Energy modeling is not exactly a brand new science, but it certainly hasn’t been around very long, either.
In essence, energy modeling is a software-based approach to predicting how much energy a given building will use based on its location, orientation, wall/roof/slab design, windows, doors, etc. In California, for example, energy modeling is a critical aspect of designing any project and carries a great deal of influence on the permitting process. In Europe, there are very real country-wide energy usage agreements that set measurable goals for building performance.
The problem is that quite often actual building performance fails to align with the performance that the energy model predicted. When you consider how much public funding is applied to incentives and other measures tied to energy modeling, the issue becomes a very real concern, indeed.
This concept is called the “performance gap,” and is something Richard Conniff, writing for Green Building Advisor, discussed recently:
The performance gap refers to the failure of energy improvements, often undertaken at great expense, to deliver some (or occasionally all) of the promised savings. A study last year of refurbished apartment buildings in Germany, for instance, found that they missed the predicted energy savings by anywhere from 5% to 28%. In Britain, an evaluation of 50 “leading-edge modern buildings,” from supermarkets to health care centers, reported that they “were routinely using up to 3.5 times more energy than their design had allowed for” — and producing on average 3.8 times the predicted carbon emissions.
What’s the Problem?
A study by researchers at the University of Bath suggests that perhaps the biggest problem responsible for the performance gap comes down to a lack of experience by some energy modelers:
“It has to do with feedback,” he said, or the lack of it. The culture of building construction says it’s perfectly reasonable for architects — but not energy modelers —to travel hundreds of miles to see how the actual building compares with what they designed. For energy modelers, there’s not even an expectation that they’ll get on the phone with the building manager at year one and ask how energy usage compares with the original model. As a result, said Coley, energy modeling can become like theoretical physics: “You can very easily create a whole web of theories, and then you find yourself studying the physics of your theories, not the physics of the real world.”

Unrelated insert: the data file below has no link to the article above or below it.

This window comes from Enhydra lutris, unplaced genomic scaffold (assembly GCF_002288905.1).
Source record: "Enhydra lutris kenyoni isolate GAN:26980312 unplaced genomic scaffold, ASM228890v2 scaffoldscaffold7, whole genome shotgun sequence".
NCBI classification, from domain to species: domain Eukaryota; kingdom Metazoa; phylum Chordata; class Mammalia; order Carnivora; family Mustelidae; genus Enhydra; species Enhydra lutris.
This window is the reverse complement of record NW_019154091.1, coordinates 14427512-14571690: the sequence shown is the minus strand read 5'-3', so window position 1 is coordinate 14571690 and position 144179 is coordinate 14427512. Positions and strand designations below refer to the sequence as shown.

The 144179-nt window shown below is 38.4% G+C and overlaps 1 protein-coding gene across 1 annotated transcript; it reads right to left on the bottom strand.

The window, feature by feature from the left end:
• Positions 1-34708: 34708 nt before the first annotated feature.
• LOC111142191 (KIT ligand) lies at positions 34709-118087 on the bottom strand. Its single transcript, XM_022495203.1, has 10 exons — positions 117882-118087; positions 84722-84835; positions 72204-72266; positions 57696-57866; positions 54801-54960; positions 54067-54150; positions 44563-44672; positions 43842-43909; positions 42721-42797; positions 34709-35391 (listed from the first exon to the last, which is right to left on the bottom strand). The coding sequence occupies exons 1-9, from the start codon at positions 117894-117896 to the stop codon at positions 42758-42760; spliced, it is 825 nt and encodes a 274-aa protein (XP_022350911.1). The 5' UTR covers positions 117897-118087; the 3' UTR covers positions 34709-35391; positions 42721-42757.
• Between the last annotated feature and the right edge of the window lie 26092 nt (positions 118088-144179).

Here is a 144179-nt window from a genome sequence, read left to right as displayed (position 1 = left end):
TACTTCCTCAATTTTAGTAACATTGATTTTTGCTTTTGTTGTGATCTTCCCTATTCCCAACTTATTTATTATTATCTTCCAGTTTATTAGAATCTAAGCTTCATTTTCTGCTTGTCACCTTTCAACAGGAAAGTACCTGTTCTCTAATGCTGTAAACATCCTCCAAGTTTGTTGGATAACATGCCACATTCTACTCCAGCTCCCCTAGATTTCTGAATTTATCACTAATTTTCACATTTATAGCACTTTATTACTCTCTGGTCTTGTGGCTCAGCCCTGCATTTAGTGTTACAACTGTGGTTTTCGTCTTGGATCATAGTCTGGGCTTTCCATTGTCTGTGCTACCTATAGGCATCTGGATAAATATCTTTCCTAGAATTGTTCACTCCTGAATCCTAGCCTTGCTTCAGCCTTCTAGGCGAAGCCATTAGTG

The answer, he suggested, is a regulatory requirement that modelers follow up on their work by routinely checking their predictions against a building’s actual energy consumption. A system of modest inducements could also make that feedback more broadly available — for instance, by promising to take three weeks off the planning permissions process for developers who commit to posting actual energy usage to an online database. The Green Building Council has begun to require that sort of reporting for projects seeking LEED certification, said Hampsmire, with an online platform now in development “for building owners to track their own performance and compare it with other buildings.”
The other issue, according to Coley, one of the authors of the study, is that when various jurisdictions adopt energy modeling as a requirement, it often is overly simplified.
Considering how overburdened many local building officials are, it seems unlikely that they would also have the time to reevaluate foundational assumptions based on complex and dynamic building physics in order to establish modeling requirements that lead to better actual performance.
So at least in the US, it is unlikely that energy modeling is going to be very accurate any time soon.
Perhaps it is time to hold developers of energy modeling software more accountable…
Or, just make sure that the energy modeler you hire for your next project actually knows what they are doing.
Image courtesy Energy.gov